Opsins are photosensitive pigments that bind a retinaldehyde chromophore to form a light-sensitive G protein-coupled receptor able to sense specific wavelength ranges. The vertebrate retina contains a number of different opsins responsible for the photoreception involved in visual functions such as image- and non-image forming tasks (Guido et al., 2010; Meister and Tessier-Lavigne, 2013; Diaz et al., 2016). Classical photoreceptor cells (PRCs) – cones and rods – are responsible for color (diurnal) and black and white (nocturnal) vision, respectively (Meister and Tessier-Lavigne, 2013). PRCs connect through the outer plexiform layer (OPL) to the inner nuclear layer (INL), comprising horizontal cells (HCs), bipolar and amacrine cells, and the INL cells connect with the retinal ganglion cells (RGCs) through the inner plexiform layer (IPL). RGC axons form the optic nerve and send visual information to the brain (Meister and Tessier-Lavigne, 2013). The retina contains diverse types of glial cells, the most abundant being the Müller glial cells (MCs) that extend throughout the inner retina. MCs are responsible for several important physiological activities, both during and after development, significantly contributing to homeostasis and even to more complex processes such as neuronal regeneration (Jorstad et al., 2017; Subirada et al., 2018).

In recent decades, a subpopulation of RGCs expressing the non-visual photopigment melanopsin (Opn4) (Provencio et al., 1998, 2000) was characterized as intrinsically photosensitive RGCs (ipRGCs) in the rodent retina (Hattar et al., 2002). These cells projecting to different brain areas were shown to be involved in setting the biological clock, controlling pupillary light reflexes, suppressing pineal melatonin and other activities (Berson, 2003; Guido et al., 2010; Ksendzovsky et al., 2017; Lazzerini Ospri et al., 2017). It was reported that ipRGCs are also present in chick retina (Contin et al., 2006, 2010; Diaz et al., 2014, 2017) and that they may participate in the regulation of diverse non-visual functions, as observed in blind chicks (Valdez et al., 2012, 2013, 2015). In birds, as well as in other non-mammalian vertebrates, there are two Opn4 genes, the Xenopus (Opn4x) and the mammalian (Opn4m) orthologs (Bellingham et al., 2006). Both proteins are expressed in RGCs of chicks very early in development at embryonic day (E) 8 (Verra et al., 2011) while Opn4x is also strongly expressed in HCs by E15 and at later stages (Verra et al., 2011; Morera et al., 2016). Opn4x confers photosensitivity on these HCs (Morera et al., 2016), likely contributing to lateral interaction with PRCs and cooperating with ipRGCs in non-visual activities.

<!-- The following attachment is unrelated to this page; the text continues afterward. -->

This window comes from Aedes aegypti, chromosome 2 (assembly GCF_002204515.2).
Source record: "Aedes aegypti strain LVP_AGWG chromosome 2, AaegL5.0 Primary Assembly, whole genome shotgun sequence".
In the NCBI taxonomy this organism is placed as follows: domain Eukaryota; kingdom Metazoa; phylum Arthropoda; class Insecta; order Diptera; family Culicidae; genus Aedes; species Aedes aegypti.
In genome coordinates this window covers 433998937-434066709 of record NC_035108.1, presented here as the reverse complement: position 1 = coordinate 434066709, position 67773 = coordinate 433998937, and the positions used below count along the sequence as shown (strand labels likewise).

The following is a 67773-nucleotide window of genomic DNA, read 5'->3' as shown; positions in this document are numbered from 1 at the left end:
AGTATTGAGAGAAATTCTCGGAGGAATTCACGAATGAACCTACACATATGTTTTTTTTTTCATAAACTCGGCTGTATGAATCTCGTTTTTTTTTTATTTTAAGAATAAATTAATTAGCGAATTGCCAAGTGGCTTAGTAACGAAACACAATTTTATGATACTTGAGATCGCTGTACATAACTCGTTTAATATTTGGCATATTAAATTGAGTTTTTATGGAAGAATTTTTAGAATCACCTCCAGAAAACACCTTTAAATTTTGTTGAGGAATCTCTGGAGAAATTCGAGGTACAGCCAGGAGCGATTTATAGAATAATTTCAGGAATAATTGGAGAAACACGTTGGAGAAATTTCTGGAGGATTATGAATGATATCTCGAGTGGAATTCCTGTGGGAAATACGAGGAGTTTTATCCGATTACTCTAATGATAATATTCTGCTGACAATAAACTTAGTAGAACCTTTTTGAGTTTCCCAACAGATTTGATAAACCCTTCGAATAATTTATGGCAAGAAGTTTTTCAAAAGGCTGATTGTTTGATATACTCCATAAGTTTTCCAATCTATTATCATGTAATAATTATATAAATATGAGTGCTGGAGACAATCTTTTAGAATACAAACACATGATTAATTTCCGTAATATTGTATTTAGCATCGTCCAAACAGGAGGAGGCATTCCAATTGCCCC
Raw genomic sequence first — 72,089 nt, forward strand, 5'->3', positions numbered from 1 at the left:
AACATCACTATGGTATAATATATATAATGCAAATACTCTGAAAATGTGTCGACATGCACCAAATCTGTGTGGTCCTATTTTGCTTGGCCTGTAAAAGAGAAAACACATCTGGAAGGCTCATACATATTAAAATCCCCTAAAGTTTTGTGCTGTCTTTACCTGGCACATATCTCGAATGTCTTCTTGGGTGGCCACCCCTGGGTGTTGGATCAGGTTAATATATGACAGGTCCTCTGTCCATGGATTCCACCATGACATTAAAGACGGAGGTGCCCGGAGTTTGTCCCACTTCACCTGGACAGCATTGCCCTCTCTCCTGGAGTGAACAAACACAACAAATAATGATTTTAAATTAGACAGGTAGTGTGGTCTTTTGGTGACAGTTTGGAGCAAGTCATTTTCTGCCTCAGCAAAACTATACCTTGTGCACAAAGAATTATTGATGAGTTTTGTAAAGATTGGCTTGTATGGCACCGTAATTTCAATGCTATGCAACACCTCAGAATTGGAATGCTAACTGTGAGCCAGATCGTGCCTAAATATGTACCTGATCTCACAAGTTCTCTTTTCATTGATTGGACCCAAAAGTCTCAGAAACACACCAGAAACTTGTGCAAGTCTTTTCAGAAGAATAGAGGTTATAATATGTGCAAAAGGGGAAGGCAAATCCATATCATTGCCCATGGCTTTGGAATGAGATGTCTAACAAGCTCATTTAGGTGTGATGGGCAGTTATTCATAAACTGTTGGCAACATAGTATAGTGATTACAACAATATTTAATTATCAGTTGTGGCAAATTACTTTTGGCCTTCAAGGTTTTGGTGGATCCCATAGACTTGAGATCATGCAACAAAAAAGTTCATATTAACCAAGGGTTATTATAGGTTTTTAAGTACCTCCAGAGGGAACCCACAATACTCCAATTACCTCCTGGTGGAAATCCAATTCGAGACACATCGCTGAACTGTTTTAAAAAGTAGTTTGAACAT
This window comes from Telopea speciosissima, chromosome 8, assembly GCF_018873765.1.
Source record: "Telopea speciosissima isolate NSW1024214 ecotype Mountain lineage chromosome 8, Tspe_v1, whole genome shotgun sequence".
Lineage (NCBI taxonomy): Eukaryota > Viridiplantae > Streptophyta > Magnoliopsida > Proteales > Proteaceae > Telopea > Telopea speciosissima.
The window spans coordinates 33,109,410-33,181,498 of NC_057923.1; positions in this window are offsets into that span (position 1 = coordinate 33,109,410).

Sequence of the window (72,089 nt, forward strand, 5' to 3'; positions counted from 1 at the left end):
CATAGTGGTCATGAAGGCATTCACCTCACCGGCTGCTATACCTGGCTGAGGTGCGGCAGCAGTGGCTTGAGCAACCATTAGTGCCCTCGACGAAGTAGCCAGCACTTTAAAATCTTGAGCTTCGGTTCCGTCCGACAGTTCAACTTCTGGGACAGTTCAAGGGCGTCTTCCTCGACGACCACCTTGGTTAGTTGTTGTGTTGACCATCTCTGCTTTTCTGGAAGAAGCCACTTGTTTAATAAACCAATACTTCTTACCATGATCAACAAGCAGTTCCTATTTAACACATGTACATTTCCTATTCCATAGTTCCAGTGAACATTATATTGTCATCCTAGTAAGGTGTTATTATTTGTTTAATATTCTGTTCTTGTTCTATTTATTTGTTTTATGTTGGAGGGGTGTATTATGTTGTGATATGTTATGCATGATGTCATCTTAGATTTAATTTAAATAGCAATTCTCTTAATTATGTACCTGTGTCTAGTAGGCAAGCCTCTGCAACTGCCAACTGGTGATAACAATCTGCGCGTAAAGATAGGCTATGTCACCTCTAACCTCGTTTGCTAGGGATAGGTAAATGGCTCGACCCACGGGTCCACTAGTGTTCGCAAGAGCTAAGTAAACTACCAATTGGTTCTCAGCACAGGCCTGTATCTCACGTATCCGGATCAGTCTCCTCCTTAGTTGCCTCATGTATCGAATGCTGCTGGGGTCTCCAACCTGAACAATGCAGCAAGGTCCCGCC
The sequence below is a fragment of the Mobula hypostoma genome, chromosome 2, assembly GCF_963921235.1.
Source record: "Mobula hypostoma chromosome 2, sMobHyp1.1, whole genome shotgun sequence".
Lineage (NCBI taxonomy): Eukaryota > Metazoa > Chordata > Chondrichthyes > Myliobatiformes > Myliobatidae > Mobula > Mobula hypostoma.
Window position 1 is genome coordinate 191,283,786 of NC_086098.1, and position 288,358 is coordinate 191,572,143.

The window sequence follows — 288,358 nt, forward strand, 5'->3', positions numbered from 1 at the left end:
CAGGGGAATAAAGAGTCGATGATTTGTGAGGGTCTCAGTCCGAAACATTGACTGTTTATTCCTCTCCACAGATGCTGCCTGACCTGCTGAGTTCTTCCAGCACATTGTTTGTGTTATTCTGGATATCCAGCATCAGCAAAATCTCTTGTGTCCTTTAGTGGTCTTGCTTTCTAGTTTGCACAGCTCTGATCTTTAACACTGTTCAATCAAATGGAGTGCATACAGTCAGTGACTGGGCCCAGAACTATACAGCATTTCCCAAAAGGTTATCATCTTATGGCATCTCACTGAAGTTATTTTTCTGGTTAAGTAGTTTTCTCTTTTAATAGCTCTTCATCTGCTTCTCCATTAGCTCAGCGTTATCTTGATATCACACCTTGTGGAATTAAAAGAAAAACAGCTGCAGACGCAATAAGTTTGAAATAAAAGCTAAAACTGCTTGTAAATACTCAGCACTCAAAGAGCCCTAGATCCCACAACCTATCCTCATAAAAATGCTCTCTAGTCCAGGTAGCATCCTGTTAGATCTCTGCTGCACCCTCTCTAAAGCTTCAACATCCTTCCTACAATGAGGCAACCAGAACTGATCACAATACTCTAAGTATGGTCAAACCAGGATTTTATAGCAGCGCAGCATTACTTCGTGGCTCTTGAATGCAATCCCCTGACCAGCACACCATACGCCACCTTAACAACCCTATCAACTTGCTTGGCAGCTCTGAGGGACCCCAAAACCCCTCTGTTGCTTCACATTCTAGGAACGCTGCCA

A number of other non-visual opsins/photoisomerases have been reported to be present in the inner retina of mammals such as neuropsin (Opn5) (Tarttelin et al., 2003; Kojima et al., 2011; Nieto et al., 2011) and encephalospin/panaopsin (Opn3) (Halford et al., 2001b). Both opsins are also present in the post-hatching chick retina and brain, specifically in HCs, hypothalamus, and cerebellum (Yamashita et al., 2010; Kato et al., 2016). Furthermore, the putative photoisomerase retinal G protein-coupled receptor (RGR) was shown to be expressed in the inner retina of birds and particularly in Opn4x (+) ipRGCs to modulate retinaldehyde levels in the light, thus maintaining the balance of inner retinal retinoid pools (Diaz et al., 2017).